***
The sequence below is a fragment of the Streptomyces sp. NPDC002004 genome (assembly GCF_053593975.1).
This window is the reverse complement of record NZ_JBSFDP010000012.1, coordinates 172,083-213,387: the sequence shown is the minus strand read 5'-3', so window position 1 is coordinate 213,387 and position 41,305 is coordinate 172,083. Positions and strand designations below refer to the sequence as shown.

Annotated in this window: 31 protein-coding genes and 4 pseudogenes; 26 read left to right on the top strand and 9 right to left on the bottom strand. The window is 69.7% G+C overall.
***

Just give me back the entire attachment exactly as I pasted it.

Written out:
The sequence below is a fragment of the Streptomyces sp. NPDC002004 genome (assembly GCF_053593975.1).
This window is the reverse complement of record NZ_JBSFDP010000012.1, coordinates 172,083-213,387: the sequence shown is the minus strand read 5'-3', so window position 1 is coordinate 213,387 and position 41,305 is coordinate 172,083. Positions and strand designations below refer to the sequence as shown.

Annotated in this window: 31 protein-coding genes and 4 pseudogenes; 26 read left to right on the top strand and 9 right to left on the bottom strand. The window is 69.7% G+C overall.